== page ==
By Yossi Alpher
The brutal murder some 10 days ago of five members of an Israeli family in the settlement of Itamar, presumably by Palestinian terrorists, has to be seen in several contexts. They seemingly form concentric circles of ramifications, beginning with the local and reaching the regional and even global.
The local context is one of ongoing settlement expansion and increasingly lawless behavior by extremist settlers, some of them from Itamar and the “illegal” outposts it has spawned, who attack their Palestinian neighbors. This, even as the overall security situation in the West Bank has improved immensely in the last few years thanks to the success of Palestinian security forces and close cooperation between them and Israel and the international community. The improved security situation explains at least part of the shock caused by the Itamar attack: not only was it unusually brutal; it was simply a rarity. Nothing the settlers had done could in any way rationalize it. The reactions of the West Bank press and “man on the street” interviews in Nablus underlined just how inexplicable Palestinians there found the attack. Only in Rafah in the Gaza Strip did we witness disgusting scenes of rejoicing.
Since the perpetrators have not yet been found, we cannot explain the specific genesis of the attack. But the next circle of ramifications takes us to two significant contexts. One is the total absence of a peace process: it is almost axiomatic that the status quo of relative peace and quiet in the West Bank cannot long be maintained in the absence of some sort of movement toward peace (although it must be acknowledged that progress toward peace also produces acts of terrorism on both sides).
The second context is intra-Palestinian relations in the shadow of regional revolutionary turmoil. Youth circles in both Ramallah and Gaza have been demonstrating in favor of reconstituting a unity government that embraces the West Bank and the Gaza Strip, Fateh and Hamas. Moderate politicians on both sides have expressed an interest. Could the Itamar attack have been intended to torpedo these efforts by generating an escalatory spiral? Last weekend’s heavy mortar attacks from Gaza against nearby Israeli towns and kibbutzim would seem to support that thesis.
Next is the broader regional and even global context. Not many people in the world care about the murders in Itamar when revolution is overflowing throughout the Middle East and the international community is transfixed by the natural and nuclear disaster in Japan. Against this backdrop, the attempt by Prime Minister Binyamin Netanyahu to leverage the Itamar attack into a frontal assault on alleged Palestinian incitement was pathetic three times over.
To begin with, while there is plenty of Hamas incitement to condemn, Netanyahu focused instead on the Palestinian Authority in the West Bank. There, with a few significant exceptions like tolerating the glorification of past terrorist “heroes”, huge strides have been made by a responsible leadership to silence incitement. And all the while, Israel’s right-wing government is rife with its own brand of anti-Arab and anti-Palestinian incitement, disseminated mainly by supposedly respectable and even esteemed religious figures like Shas leader Rabbi Ovadia Yosef and rabblerousing jingoists like Foreign Minister Avigdor Lieberman and his associates.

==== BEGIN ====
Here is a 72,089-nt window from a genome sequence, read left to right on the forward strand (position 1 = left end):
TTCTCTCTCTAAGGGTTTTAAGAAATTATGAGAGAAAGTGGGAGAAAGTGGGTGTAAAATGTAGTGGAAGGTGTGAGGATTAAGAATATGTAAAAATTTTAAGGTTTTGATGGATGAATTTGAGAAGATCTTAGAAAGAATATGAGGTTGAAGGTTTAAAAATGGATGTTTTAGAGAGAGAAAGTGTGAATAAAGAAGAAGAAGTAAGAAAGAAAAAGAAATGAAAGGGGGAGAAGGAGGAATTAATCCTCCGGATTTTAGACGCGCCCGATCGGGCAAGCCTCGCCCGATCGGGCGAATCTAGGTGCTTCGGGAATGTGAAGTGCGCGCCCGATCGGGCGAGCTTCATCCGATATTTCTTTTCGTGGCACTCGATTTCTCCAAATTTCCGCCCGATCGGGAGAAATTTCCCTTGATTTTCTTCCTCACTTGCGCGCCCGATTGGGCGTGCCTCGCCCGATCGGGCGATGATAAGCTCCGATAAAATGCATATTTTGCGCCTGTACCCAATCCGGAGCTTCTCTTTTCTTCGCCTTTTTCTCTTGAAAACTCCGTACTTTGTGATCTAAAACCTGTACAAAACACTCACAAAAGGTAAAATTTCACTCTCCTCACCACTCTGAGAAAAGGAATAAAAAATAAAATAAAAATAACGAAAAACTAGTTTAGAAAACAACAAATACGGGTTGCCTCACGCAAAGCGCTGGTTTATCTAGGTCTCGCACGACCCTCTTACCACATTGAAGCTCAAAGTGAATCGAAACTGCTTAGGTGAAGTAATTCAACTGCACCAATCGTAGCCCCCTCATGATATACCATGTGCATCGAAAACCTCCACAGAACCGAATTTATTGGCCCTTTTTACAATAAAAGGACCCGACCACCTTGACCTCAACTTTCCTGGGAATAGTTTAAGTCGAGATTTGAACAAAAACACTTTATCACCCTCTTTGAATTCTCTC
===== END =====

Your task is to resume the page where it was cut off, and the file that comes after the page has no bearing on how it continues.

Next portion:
So Netanyahu should clean up his own house first. But he should also recognize that, right now, the world is simply not interested. The lesson was repeated last week when the Israel Navy intercepted a ship carrying concealed Iranian weapons bound for Gaza and invited an indifferent and otherwise preoccupied international media to document the evidence. When the Saudis and other Gulf forces are entering Bahrain out of concern over Iranian inroads there; when demonstrators are killed daily in Yemen and Syria; when the western powers, with tacit Arab support, are attacking the Gaddafi regime in Libya — the world is preoccupied with other affairs.
Finally, while the Itamar attack renders a renewed peace process less likely, the truth is that it wasn’t likely before Itamar. Netanyahu is really not interested and his coalition is incapable of sustaining even minimal concessions. This factor, too, explains why the prime minister’s protests about incitement sounded so hollow.
Since Netanyahu has nothing to offer, it’s just as well the world is busy elsewhere.
Yossi Alpher is coeditor of the bitterlemons family of internet publications. He is former director of the Jaffee Center for Strategic Studies at Tel Aviv University. This commentary is published by DAILY NEWS EGYPT in collaboration with bitterlemons.org.